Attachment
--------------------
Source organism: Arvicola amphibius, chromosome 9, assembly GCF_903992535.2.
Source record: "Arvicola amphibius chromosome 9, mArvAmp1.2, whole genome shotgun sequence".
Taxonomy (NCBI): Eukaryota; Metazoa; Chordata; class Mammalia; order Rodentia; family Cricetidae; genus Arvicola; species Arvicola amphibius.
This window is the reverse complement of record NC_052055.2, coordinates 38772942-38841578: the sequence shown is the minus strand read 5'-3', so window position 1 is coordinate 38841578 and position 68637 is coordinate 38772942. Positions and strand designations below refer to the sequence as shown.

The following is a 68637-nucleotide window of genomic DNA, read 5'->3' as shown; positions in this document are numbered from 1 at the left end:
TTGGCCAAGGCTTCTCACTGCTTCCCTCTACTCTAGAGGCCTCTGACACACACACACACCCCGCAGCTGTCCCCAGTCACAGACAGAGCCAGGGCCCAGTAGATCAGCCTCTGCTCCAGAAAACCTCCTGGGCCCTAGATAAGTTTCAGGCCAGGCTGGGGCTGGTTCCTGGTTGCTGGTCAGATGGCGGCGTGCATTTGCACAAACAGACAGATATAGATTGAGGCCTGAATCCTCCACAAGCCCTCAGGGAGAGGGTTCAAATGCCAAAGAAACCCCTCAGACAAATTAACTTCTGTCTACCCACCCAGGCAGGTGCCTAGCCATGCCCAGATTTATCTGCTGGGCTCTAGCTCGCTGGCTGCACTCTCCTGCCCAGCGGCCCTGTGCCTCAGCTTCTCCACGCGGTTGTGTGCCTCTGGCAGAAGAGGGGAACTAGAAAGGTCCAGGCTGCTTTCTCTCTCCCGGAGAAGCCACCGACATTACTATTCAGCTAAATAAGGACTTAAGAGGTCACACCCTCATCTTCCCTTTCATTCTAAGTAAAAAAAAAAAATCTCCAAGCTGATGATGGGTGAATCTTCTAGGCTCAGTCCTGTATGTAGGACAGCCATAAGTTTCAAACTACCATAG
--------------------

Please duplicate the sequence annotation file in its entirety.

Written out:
Source organism: Arvicola amphibius, chromosome 9, assembly GCF_903992535.2.
Source record: "Arvicola amphibius chromosome 9, mArvAmp1.2, whole genome shotgun sequence".
Taxonomy (NCBI): Eukaryota; Metazoa; Chordata; class Mammalia; order Rodentia; family Cricetidae; genus Arvicola; species Arvicola amphibius.
This window is the reverse complement of record NC_052055.2, coordinates 38772942-38841578: the sequence shown is the minus strand read 5'-3', so window position 1 is coordinate 38841578 and position 68637 is coordinate 38772942. Positions and strand designations below refer to the sequence as shown.

The following is a 68637-nucleotide window of genomic DNA, read 5'->3' as shown; positions in this document are numbered from 1 at the left end:
TTGGCCAAGGCTTCTCACTGCTTCCCTCTACTCTAGAGGCCTCTGACACACACACACACCCCGCAGCTGTCCCCAGTCACAGACAGAGCCAGGGCCCAGTAGATCAGCCTCTGCTCCAGAAAACCTCCTGGGCCCTAGATAAGTTTCAGGCCAGGCTGGGGCTGGTTCCTGGTTGCTGGTCAGATGGCGGCGTGCATTTGCACAAACAGACAGATATAGATTGAGGCCTGAATCCTCCACAAGCCCTCAGGGAGAGGGTTCAAATGCCAAAGAAACCCCTCAGACAAATTAACTTCTGTCTACCCACCCAGGCAGGTGCCTAGCCATGCCCAGATTTATCTGCTGGGCTCTAGCTCGCTGGCTGCACTCTCCTGCCCAGCGGCCCTGTGCCTCAGCTTCTCCACGCGGTTGTGTGCCTCTGGCAGAAGAGGGGAACTAGAAAGGTCCAGGCTGCTTTCTCTCTCCCGGAGAAGCCACCGACATTACTATTCAGCTAAATAAGGACTTAAGAGGTCACACCCTCATCTTCCCTTTCATTCTAAGTAAAAAAAAAAAATCTCCAAGCTGATGATGGGTGAATCTTCTAGGCTCAGTCCTGTATGTAGGACAGCCATAAGTTTCAAACTACCATAG